Hugo, Victor (-Marie)


Hugo, Victor (-Marie)

biographical name

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Victor Hugo, photograph by Nadar (Gaspard-Félix Tournachon).—Archives Photographiques, Paris

(born Feb. 26, 1802, Besançon, France—died May 22, 1885, Paris) French poet, dramatist, and novelist. The son of a general, he was an accomplished poet before age 20. With his verse drama Cromwell (1827), he emerged as an important figure in Romanticism. The production of his poetic tragedy Hernani (1830) was a victory for Romantics over traditional classicists in a well-known literary battle. His later plays included Le Roi s'amuse (1832) and Ruy Blas (1838). His best-known novels are The Hunchback of Notre Dame (1831), an evocation of medieval life, and Les Misérables (1862), the story of the convict Jean Valjean; their huge popularity made him at that time the most successful writer in the world. In later life he was a politician and political writer. He spent the years 1851–70 in exile for his republican views, producing his most extensive and original works, including Les Châtiments (1853), poems of political satire; Les Contemplations (1856); and the first installment of The Legend of the Centuries (1859, 1877, 1883). He was made a senator in 1876, and he was buried in the Panthéon as a national hero.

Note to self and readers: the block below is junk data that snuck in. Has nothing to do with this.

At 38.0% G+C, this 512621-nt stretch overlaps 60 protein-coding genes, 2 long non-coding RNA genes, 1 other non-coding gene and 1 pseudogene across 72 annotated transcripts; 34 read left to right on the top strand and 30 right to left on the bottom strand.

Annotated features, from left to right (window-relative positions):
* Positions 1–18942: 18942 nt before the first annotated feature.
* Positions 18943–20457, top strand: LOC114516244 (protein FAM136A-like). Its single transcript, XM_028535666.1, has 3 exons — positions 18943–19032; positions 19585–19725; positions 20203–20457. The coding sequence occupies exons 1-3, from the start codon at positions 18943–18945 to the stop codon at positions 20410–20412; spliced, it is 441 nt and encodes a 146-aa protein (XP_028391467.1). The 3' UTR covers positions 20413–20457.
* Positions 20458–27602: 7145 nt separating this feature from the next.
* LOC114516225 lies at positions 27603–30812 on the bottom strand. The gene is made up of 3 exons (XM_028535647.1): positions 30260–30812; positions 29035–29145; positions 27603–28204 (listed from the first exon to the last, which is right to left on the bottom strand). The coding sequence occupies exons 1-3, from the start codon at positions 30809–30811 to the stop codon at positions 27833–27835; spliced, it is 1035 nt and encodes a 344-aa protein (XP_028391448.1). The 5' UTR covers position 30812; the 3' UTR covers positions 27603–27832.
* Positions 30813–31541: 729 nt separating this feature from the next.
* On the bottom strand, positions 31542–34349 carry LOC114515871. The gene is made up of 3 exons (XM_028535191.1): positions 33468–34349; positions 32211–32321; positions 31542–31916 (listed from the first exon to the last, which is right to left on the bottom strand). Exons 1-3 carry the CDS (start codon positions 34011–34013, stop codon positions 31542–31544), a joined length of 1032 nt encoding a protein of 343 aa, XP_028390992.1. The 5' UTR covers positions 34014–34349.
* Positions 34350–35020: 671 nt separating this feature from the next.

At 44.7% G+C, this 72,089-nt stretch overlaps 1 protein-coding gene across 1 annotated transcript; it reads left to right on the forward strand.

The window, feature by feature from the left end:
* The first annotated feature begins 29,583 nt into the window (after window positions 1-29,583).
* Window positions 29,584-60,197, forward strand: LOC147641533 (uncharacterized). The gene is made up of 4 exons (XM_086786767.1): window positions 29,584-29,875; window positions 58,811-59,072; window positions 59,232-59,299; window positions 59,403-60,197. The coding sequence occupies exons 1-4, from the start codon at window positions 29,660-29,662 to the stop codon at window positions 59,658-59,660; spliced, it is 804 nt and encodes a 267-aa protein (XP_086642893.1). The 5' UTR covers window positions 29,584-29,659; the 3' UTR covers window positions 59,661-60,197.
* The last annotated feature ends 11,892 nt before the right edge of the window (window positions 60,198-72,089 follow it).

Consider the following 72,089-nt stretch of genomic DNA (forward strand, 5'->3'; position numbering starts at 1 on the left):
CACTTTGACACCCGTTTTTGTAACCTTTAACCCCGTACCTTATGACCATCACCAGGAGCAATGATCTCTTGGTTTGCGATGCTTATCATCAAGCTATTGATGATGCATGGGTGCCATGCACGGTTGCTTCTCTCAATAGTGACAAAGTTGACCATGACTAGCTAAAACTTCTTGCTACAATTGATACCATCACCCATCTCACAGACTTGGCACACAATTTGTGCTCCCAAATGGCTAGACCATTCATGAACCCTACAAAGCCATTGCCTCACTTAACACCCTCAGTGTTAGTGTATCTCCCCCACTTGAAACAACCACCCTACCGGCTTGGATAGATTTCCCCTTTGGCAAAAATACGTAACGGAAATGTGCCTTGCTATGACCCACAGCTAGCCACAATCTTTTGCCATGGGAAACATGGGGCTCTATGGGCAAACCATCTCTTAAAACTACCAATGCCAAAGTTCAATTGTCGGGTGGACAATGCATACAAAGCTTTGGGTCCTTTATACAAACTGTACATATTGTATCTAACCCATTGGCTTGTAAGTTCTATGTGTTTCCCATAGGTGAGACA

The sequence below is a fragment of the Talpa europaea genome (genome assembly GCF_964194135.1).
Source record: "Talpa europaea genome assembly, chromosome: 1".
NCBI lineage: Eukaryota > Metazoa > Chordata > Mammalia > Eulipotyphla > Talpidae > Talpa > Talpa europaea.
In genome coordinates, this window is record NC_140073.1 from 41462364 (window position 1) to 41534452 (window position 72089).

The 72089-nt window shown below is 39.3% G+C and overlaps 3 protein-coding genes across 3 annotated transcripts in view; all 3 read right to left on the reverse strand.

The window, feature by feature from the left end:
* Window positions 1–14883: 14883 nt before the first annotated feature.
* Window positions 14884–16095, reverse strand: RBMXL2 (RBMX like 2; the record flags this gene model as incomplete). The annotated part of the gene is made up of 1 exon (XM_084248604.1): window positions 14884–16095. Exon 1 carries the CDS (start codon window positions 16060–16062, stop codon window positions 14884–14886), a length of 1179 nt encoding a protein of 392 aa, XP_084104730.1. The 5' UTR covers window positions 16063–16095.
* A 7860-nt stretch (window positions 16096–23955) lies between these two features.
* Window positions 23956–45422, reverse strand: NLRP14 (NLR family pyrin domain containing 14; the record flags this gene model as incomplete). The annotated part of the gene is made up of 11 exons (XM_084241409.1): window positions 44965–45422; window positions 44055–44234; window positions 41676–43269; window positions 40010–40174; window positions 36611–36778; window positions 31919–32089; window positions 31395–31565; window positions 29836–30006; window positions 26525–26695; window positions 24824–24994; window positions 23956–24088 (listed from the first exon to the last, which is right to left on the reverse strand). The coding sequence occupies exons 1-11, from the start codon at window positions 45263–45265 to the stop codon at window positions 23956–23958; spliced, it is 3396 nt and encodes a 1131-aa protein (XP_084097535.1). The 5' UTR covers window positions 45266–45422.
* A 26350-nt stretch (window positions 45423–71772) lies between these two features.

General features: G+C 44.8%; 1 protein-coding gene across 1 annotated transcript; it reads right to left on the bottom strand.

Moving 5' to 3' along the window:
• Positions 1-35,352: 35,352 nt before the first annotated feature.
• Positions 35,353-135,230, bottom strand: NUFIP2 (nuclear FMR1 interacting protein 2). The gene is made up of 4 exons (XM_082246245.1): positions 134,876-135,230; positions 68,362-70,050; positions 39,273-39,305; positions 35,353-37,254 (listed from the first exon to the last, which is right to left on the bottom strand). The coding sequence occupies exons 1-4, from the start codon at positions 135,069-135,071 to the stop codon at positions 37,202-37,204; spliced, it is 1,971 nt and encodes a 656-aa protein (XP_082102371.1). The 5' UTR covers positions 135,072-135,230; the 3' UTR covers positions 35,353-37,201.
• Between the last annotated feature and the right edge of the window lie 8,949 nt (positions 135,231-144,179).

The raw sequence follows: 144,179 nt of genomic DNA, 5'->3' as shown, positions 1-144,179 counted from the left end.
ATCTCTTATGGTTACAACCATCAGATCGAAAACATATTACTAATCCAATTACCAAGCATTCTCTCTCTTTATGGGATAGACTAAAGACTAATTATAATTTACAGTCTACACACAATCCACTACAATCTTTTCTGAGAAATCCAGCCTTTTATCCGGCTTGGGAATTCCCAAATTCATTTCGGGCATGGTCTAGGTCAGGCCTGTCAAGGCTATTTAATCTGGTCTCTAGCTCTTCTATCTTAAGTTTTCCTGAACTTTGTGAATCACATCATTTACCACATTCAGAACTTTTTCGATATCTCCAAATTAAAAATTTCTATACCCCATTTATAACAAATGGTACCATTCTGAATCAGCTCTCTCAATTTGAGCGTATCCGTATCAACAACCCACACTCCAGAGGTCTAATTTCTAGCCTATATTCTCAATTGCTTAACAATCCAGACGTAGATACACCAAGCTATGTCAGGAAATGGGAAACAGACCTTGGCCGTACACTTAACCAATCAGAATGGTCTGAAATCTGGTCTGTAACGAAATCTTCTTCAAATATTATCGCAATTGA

This entry comes from Encyclopædia Britannica Concise.
For the full entry on Hugo, Victor (-Marie), visit Britannica.com.

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